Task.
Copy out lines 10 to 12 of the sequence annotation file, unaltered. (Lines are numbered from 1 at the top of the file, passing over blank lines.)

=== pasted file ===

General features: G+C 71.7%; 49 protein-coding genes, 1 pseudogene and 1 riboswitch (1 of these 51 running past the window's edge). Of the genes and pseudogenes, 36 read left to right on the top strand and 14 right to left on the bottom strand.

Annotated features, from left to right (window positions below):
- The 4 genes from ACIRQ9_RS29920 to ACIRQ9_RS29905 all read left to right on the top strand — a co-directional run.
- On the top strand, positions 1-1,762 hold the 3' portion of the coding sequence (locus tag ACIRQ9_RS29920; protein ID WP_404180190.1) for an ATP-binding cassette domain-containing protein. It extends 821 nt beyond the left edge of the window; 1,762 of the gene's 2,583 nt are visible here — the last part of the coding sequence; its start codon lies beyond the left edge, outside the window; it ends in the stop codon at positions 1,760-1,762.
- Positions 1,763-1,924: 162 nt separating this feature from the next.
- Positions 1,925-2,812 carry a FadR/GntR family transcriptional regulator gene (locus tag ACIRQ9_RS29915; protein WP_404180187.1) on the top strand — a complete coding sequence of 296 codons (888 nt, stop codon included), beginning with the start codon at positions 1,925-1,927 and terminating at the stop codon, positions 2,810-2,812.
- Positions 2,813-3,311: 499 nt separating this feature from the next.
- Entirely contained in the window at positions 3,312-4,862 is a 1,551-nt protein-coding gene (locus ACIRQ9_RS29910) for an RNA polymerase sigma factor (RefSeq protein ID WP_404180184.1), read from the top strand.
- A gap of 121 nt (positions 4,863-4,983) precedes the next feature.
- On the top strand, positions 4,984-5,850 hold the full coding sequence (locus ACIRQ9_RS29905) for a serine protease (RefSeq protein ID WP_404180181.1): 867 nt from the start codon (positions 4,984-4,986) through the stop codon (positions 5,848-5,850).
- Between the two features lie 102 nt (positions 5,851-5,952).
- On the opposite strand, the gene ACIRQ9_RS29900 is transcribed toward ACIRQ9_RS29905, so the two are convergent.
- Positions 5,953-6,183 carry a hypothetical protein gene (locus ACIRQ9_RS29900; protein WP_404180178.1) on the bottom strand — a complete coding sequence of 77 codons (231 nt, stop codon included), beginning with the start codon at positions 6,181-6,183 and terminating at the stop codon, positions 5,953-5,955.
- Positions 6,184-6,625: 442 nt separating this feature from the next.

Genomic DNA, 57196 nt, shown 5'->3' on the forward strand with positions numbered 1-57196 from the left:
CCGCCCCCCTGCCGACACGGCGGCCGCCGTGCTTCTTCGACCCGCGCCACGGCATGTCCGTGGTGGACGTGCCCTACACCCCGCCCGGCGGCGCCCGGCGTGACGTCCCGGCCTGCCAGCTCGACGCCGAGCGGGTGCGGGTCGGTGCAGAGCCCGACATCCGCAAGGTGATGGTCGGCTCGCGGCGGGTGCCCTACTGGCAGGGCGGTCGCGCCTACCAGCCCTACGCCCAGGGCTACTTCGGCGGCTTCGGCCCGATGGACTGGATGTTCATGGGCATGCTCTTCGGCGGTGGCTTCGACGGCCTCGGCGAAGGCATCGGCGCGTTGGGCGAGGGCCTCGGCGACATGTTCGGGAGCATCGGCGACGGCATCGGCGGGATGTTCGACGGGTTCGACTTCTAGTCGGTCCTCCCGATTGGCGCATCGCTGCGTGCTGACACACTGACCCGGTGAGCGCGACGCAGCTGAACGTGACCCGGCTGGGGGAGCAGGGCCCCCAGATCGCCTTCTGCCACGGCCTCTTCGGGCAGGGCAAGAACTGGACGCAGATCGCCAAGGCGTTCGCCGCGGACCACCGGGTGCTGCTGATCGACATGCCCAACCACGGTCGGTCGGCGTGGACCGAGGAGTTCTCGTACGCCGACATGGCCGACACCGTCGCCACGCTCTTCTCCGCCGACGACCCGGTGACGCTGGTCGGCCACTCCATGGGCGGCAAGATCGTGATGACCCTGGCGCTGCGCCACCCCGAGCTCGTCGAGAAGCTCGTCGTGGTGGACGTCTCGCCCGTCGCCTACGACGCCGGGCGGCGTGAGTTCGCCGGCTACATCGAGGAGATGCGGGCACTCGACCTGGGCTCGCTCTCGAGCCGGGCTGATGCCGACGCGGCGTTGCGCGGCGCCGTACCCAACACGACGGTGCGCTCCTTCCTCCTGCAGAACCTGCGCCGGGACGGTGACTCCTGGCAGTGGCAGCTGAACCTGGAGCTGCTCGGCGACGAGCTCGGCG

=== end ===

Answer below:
- On the top strand, positions 4,984-5,850 hold the full coding sequence (locus ACIRQ9_RS29905) for a serine protease (RefSeq protein ID WP_404180181.1): 867 nt from the start codon (positions 4,984-4,986) through the stop codon (positions 5,848-5,850).
- Between the two features lie 102 nt (positions 5,851-5,952).
- On the opposite strand, the gene ACIRQ9_RS29900 is transcribed toward ACIRQ9_RS29905, so the two are convergent.